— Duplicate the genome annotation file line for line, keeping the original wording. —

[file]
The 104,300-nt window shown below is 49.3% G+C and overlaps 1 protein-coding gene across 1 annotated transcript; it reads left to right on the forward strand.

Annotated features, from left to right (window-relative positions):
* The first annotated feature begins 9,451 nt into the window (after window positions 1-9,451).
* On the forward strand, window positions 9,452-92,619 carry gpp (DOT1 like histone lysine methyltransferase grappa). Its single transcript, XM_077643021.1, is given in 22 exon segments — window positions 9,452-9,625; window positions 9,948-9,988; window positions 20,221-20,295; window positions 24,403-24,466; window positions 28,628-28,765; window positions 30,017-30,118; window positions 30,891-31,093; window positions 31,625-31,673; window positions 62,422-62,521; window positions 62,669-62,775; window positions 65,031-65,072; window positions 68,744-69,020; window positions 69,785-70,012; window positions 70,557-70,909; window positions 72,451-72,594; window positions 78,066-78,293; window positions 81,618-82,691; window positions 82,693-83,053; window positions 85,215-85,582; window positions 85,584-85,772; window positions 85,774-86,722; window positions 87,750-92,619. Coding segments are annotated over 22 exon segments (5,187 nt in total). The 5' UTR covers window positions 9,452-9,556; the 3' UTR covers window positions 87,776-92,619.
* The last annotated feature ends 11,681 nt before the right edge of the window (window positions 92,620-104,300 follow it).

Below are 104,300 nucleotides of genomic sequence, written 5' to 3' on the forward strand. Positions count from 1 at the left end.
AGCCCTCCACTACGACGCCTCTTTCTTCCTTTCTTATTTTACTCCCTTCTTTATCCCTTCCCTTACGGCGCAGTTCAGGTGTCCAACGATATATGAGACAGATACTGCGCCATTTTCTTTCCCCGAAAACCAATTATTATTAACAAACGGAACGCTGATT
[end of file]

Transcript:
The 104,300-nt window shown below is 49.3% G+C and overlaps 1 protein-coding gene across 1 annotated transcript; it reads left to right on the forward strand.

Annotated features, from left to right (window-relative positions):
* The first annotated feature begins 9,451 nt into the window (after window positions 1-9,451).
* On the forward strand, window positions 9,452-92,619 carry gpp (DOT1 like histone lysine methyltransferase grappa). Its single transcript, XM_077643021.1, is given in 22 exon segments — window positions 9,452-9,625; window positions 9,948-9,988; window positions 20,221-20,295; window positions 24,403-24,466; window positions 28,628-28,765; window positions 30,017-30,118; window positions 30,891-31,093; window positions 31,625-31,673; window positions 62,422-62,521; window positions 62,669-62,775; window positions 65,031-65,072; window positions 68,744-69,020; window positions 69,785-70,012; window positions 70,557-70,909; window positions 72,451-72,594; window positions 78,066-78,293; window positions 81,618-82,691; window positions 82,693-83,053; window positions 85,215-85,582; window positions 85,584-85,772; window positions 85,774-86,722; window positions 87,750-92,619. Coding segments are annotated over 22 exon segments (5,187 nt in total). The 5' UTR covers window positions 9,452-9,556; the 3' UTR covers window positions 87,776-92,619.
* The last annotated feature ends 11,681 nt before the right edge of the window (window positions 92,620-104,300 follow it).

Below are 104,300 nucleotides of genomic sequence, written 5' to 3' on the forward strand. Positions count from 1 at the left end.
AGCCCTCCACTACGACGCCTCTTTCTTCCTTTCTTATTTTACTCCCTTCTTTATCCCTTCCCTTACGGCGCAGTTCAGGTGTCCAACGATATATGAGACAGATACTGCGCCATTTTCTTTCCCCGAAAACCAATTATTATTAACAAACGGAACGCTGATT